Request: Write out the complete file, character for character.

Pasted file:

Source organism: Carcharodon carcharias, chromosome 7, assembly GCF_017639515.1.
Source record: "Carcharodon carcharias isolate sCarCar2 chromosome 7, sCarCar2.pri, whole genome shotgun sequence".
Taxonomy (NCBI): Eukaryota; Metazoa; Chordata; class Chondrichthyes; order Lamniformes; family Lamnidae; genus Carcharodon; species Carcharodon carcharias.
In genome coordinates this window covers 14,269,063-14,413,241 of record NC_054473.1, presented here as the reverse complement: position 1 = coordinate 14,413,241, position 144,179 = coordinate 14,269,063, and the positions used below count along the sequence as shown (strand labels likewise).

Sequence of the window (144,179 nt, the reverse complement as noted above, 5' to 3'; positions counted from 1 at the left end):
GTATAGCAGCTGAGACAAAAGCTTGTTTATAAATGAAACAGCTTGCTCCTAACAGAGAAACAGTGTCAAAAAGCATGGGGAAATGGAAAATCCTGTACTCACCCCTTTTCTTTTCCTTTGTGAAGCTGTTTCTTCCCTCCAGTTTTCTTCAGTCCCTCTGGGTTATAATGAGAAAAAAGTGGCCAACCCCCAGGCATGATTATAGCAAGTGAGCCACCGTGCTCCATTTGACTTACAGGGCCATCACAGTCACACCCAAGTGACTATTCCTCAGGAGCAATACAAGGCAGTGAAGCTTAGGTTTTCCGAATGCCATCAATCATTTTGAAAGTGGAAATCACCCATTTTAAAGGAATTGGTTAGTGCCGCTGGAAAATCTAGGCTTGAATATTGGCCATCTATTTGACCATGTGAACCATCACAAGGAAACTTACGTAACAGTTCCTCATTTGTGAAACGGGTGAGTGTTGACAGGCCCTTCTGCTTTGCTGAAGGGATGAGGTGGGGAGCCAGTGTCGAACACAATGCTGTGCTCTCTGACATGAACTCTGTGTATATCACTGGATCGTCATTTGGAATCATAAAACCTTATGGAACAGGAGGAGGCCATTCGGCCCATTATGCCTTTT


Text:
Source organism: Carcharodon carcharias, chromosome 7, assembly GCF_017639515.1.
Source record: "Carcharodon carcharias isolate sCarCar2 chromosome 7, sCarCar2.pri, whole genome shotgun sequence".
Taxonomy (NCBI): Eukaryota; Metazoa; Chordata; class Chondrichthyes; order Lamniformes; family Lamnidae; genus Carcharodon; species Carcharodon carcharias.
In genome coordinates this window covers 14,269,063-14,413,241 of record NC_054473.1, presented here as the reverse complement: position 1 = coordinate 14,413,241, position 144,179 = coordinate 14,269,063, and the positions used below count along the sequence as shown (strand labels likewise).

Sequence of the window (144,179 nt, the reverse complement as noted above, 5' to 3'; positions counted from 1 at the left end):
GTATAGCAGCTGAGACAAAAGCTTGTTTATAAATGAAACAGCTTGCTCCTAACAGAGAAACAGTGTCAAAAAGCATGGGGAAATGGAAAATCCTGTACTCACCCCTTTTCTTTTCCTTTGTGAAGCTGTTTCTTCCCTCCAGTTTTCTTCAGTCCCTCTGGGTTATAATGAGAAAAAAGTGGCCAACCCCCAGGCATGATTATAGCAAGTGAGCCACCGTGCTCCATTTGACTTACAGGGCCATCACAGTCACACCCAAGTGACTATTCCTCAGGAGCAATACAAGGCAGTGAAGCTTAGGTTTTCCGAATGCCATCAATCATTTTGAAAGTGGAAATCACCCATTTTAAAGGAATTGGTTAGTGCCGCTGGAAAATCTAGGCTTGAATATTGGCCATCTATTTGACCATGTGAACCATCACAAGGAAACTTACGTAACAGTTCCTCATTTGTGAAACGGGTGAGTGTTGACAGGCCCTTCTGCTTTGCTGAAGGGATGAGGTGGGGAGCCAGTGTCGAACACAATGCTGTGCTCTCTGACATGAACTCTGTGTATATCACTGGATCGTCATTTGGAATCATAAAACCTTATGGAACAGGAGGAGGCCATTCGGCCCATTATGCCTTTT